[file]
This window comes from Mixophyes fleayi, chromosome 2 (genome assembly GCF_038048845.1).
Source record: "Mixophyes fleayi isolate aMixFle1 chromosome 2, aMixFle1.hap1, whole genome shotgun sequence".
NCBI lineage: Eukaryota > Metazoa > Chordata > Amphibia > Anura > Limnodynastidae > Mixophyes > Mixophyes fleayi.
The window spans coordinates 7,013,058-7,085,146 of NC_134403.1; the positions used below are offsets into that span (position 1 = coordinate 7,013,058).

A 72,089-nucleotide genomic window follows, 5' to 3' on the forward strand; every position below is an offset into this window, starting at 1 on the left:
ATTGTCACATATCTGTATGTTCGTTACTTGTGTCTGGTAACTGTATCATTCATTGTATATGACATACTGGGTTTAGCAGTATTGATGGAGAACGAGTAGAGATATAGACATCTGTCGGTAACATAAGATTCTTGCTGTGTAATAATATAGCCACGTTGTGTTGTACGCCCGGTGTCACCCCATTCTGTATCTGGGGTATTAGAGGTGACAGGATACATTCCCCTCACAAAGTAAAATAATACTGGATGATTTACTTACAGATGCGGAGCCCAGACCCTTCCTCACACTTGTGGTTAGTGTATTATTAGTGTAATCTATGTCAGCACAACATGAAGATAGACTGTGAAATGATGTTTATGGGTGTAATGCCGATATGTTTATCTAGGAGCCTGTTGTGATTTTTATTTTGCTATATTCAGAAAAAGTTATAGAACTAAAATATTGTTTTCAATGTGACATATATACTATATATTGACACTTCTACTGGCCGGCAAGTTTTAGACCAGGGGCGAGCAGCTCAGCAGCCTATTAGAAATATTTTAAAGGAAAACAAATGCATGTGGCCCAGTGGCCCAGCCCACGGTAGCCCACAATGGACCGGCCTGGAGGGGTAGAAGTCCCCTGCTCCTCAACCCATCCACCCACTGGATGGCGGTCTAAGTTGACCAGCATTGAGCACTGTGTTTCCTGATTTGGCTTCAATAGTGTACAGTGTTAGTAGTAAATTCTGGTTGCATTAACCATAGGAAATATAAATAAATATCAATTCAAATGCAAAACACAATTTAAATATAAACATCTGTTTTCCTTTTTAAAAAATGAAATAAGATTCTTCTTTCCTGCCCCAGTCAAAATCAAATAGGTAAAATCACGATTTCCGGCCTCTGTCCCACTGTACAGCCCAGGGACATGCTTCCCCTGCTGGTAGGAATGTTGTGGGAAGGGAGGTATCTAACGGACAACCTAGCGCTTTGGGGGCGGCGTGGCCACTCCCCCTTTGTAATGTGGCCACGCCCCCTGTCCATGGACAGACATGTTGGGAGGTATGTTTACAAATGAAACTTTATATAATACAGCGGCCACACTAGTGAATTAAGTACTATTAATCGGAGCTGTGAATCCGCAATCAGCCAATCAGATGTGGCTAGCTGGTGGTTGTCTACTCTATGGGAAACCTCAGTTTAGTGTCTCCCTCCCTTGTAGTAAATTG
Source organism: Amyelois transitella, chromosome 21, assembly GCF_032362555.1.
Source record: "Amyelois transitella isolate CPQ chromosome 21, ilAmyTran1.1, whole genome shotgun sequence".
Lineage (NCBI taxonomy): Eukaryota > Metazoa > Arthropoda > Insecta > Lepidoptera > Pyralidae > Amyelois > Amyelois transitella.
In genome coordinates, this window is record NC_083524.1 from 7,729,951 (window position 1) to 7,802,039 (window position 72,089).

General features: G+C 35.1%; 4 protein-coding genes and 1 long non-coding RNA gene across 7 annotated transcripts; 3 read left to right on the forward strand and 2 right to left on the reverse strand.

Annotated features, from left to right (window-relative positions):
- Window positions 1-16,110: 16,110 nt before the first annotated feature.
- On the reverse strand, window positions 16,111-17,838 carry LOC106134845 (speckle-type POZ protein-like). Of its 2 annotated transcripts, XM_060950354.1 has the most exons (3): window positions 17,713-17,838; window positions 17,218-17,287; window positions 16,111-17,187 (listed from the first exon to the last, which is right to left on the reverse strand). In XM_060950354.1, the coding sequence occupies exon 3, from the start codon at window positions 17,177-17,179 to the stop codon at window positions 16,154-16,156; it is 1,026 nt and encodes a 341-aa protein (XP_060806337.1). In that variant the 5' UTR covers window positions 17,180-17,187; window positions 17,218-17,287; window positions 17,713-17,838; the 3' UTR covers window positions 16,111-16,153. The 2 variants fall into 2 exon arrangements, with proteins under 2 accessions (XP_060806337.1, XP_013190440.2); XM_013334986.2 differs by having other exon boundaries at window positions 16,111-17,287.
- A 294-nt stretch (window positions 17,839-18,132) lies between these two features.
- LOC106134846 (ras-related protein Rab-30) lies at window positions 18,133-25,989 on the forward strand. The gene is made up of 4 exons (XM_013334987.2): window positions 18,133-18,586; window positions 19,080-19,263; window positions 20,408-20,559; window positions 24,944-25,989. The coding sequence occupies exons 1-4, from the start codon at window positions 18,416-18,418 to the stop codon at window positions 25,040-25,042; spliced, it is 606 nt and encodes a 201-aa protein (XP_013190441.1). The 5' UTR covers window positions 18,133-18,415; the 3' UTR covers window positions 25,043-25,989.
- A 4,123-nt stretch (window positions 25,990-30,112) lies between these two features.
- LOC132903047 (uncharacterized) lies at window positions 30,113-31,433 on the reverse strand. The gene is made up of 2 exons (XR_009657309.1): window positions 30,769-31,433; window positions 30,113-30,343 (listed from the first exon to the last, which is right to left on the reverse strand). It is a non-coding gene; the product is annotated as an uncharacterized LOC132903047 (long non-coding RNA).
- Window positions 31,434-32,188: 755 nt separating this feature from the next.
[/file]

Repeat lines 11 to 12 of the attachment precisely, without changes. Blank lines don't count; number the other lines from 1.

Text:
General features: G+C 35.1%; 4 protein-coding genes and 1 long non-coding RNA gene across 7 annotated transcripts; 3 read left to right on the forward strand and 2 right to left on the reverse strand.

Annotated features, from left to right (window-relative positions):